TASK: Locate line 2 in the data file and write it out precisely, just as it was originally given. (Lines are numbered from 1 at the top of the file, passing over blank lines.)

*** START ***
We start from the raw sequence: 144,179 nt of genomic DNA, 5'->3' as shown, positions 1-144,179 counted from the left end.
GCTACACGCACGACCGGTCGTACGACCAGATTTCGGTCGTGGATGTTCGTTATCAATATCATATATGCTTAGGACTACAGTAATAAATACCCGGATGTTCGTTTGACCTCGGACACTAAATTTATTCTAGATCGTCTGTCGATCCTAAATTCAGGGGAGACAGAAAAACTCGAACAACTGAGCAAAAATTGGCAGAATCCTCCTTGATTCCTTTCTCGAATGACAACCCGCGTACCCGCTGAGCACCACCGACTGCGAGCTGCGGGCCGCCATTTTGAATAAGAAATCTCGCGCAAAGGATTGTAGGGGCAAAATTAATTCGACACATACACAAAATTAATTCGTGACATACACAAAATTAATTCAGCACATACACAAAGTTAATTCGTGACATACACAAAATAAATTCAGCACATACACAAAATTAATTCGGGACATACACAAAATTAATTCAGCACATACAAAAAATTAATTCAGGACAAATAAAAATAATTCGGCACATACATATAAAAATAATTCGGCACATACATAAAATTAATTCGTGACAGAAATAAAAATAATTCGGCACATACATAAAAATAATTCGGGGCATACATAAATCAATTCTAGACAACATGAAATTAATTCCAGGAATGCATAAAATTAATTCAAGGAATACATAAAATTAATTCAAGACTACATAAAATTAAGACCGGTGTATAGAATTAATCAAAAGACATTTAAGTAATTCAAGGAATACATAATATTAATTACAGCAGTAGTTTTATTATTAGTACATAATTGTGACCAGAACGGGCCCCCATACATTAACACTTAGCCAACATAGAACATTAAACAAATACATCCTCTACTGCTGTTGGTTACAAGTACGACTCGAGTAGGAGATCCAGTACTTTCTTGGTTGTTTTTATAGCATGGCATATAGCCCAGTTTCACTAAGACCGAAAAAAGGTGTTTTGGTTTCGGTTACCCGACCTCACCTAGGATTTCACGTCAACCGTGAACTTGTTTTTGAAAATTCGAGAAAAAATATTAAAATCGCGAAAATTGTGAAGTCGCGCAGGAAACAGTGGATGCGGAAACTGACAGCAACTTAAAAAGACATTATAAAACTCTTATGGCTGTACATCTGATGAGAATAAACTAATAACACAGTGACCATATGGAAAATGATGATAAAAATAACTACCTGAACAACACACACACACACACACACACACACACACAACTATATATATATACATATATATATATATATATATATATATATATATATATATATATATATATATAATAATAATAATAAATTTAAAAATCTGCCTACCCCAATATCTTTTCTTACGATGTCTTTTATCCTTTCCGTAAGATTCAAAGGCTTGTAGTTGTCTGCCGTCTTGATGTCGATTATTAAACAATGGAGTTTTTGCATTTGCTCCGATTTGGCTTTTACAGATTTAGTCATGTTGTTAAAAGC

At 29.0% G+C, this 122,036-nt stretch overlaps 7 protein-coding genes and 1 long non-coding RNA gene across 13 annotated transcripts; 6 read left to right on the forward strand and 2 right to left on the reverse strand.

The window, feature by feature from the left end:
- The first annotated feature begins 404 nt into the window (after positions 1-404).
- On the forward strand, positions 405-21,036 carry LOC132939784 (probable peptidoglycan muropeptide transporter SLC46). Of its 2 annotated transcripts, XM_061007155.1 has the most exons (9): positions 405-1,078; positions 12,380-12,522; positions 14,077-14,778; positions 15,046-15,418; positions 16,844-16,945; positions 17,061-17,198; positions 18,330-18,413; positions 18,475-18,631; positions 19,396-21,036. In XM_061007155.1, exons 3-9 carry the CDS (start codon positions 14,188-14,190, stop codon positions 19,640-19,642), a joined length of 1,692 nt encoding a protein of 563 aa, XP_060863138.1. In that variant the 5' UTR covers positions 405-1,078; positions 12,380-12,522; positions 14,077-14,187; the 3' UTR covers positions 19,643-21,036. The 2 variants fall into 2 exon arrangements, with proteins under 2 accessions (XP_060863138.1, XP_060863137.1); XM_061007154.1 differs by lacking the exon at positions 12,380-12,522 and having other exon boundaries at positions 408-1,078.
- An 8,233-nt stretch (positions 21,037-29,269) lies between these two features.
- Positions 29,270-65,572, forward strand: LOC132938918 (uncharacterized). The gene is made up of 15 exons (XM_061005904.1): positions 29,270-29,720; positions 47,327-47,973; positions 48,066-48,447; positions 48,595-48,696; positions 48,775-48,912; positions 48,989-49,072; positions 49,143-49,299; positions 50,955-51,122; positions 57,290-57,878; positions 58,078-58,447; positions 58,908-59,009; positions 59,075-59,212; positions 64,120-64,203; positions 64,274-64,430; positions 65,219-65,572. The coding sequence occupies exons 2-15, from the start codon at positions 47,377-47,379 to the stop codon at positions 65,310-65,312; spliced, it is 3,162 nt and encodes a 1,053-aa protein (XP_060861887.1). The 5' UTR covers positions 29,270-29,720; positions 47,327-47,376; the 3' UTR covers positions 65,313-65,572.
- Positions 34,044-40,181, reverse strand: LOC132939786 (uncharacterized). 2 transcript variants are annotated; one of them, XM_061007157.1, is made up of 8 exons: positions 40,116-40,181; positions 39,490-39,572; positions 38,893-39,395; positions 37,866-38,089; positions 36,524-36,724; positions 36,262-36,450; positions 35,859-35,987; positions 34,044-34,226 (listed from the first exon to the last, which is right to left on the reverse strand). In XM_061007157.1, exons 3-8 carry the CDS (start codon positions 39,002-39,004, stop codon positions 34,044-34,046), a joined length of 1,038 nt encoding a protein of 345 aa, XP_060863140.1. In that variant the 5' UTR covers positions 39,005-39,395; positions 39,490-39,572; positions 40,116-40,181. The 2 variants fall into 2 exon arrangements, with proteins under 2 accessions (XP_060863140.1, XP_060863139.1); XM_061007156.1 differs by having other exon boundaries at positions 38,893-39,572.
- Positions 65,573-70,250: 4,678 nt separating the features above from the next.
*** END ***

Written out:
GCTACACGCACGACCGGTCGTACGACCAGATTTCGGTCGTGGATGTTCGTTATCAATATCATATATGCTTAGGACTACAGTAATAAATACCCGGATGTTCGTTTGACCTCGGACACTAAATTTATTCTAGATCGTCTGTCGATCCTAAATTCAGGGGAGACAGAAAAACTCGAACAACTGAGCAAAAATTGGCAGAATCCTCCTTGATTCCTTTCTCGAATGACAACCCGCGTACCCGCTGAGCACCACCGACTGCGAGCTGCGGGCCGCCATTTTGAATAAGAAATCTCGCGCAAAGGATTGTAGGGGCAAAATTAATTCGACACATACACAAAATTAATTCGTGACATACACAAAATTAATTCAGCACATACACAAAGTTAATTCGTGACATACACAAAATAAATTCAGCACATACACAAAATTAATTCGGGACATACACAAAATTAATTCAGCACATACAAAAAATTAATTCAGGACAAATAAAAATAATTCGGCACATACATATAAAAATAATTCGGCACATACATAAAATTAATTCGTGACAGAAATAAAAATAATTCGGCACATACATAAAAATAATTCGGGGCATACATAAATCAATTCTAGACAACATGAAATTAATTCCAGGAATGCATAAAATTAATTCAAGGAATACATAAAATTAATTCAAGACTACATAAAATTAAGACCGGTGTATAGAATTAATCAAAAGACATTTAAGTAATTCAAGGAATACATAATATTAATTACAGCAGTAGTTTTATTATTAGTACATAATTGTGACCAGAACGGGCCCCCATACATTAACACTTAGCCAACATAGAACATTAAACAAATACATCCTCTACTGCTGTTGGTTACAAGTACGACTCGAGTAGGAGATCCAGTACTTTCTTGGTTGTTTTTATAGCATGGCATATAGCCCAGTTTCACTAAGACCGAAAAAAGGTGTTTTGGTTTCGGTTACCCGACCTCACCTAGGATTTCACGTCAACCGTGAACTTGTTTTTGAAAATTCGAGAAAAAATATTAAAATCGCGAAAATTGTGAAGTCGCGCAGGAAACAGTGGATGCGGAAACTGACAGCAACTTAAAAAGACATTATAAAACTCTTATGGCTGTACATCTGATGAGAATAAACTAATAACACAGTGACCATATGGAAAATGATGATAAAAATAACTACCTGAACAACACACACACACACACACACACACACACACAACTATATATATATACATATATATATATATATATATATATATATATATATATATATATATATATATAATAATAATAATAAATTTAAAAATCTGCCTACCCCAATATCTTTTCTTACGATGTCTTTTATCCTTTCCGTAAGATTCAAAGGCTTGTAGTTGTCTGCCGTCTTGATGTCGATTATTAAACAATGGAGTTTTTGCATTTGCTCCGATTTGGCTTTTACAGATTTAGTCATGTTGTTAAAAGC